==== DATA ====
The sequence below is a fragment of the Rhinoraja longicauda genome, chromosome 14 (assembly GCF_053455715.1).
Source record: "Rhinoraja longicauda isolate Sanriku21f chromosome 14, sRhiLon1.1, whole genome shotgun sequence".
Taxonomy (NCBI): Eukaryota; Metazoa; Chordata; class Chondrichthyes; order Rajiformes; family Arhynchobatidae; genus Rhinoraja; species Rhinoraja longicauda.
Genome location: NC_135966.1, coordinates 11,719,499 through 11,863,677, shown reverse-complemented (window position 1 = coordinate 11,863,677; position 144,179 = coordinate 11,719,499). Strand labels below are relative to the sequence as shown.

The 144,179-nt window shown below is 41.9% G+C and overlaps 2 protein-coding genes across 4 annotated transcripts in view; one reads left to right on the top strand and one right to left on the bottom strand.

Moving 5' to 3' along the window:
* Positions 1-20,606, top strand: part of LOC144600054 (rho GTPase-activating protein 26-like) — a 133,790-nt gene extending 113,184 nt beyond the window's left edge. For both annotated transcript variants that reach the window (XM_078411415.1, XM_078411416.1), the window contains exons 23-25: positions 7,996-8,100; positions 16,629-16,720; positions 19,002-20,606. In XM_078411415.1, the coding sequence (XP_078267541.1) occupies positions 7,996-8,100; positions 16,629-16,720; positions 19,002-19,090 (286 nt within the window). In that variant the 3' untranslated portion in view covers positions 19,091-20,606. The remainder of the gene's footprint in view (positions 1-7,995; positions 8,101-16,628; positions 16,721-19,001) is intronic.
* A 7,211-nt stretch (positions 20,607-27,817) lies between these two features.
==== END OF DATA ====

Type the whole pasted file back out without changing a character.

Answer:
The sequence below is a fragment of the Rhinoraja longicauda genome, chromosome 14 (assembly GCF_053455715.1).
Source record: "Rhinoraja longicauda isolate Sanriku21f chromosome 14, sRhiLon1.1, whole genome shotgun sequence".
Taxonomy (NCBI): Eukaryota; Metazoa; Chordata; class Chondrichthyes; order Rajiformes; family Arhynchobatidae; genus Rhinoraja; species Rhinoraja longicauda.
Genome location: NC_135966.1, coordinates 11,719,499 through 11,863,677, shown reverse-complemented (window position 1 = coordinate 11,863,677; position 144,179 = coordinate 11,719,499). Strand labels below are relative to the sequence as shown.

The 144,179-nt window shown below is 41.9% G+C and overlaps 2 protein-coding genes across 4 annotated transcripts in view; one reads left to right on the top strand and one right to left on the bottom strand.

Moving 5' to 3' along the window:
* Positions 1-20,606, top strand: part of LOC144600054 (rho GTPase-activating protein 26-like) — a 133,790-nt gene extending 113,184 nt beyond the window's left edge. For both annotated transcript variants that reach the window (XM_078411415.1, XM_078411416.1), the window contains exons 23-25: positions 7,996-8,100; positions 16,629-16,720; positions 19,002-20,606. In XM_078411415.1, the coding sequence (XP_078267541.1) occupies positions 7,996-8,100; positions 16,629-16,720; positions 19,002-19,090 (286 nt within the window). In that variant the 3' untranslated portion in view covers positions 19,091-20,606. The remainder of the gene's footprint in view (positions 1-7,995; positions 8,101-16,628; positions 16,721-19,001) is intronic.
* A 7,211-nt stretch (positions 20,607-27,817) lies between these two features.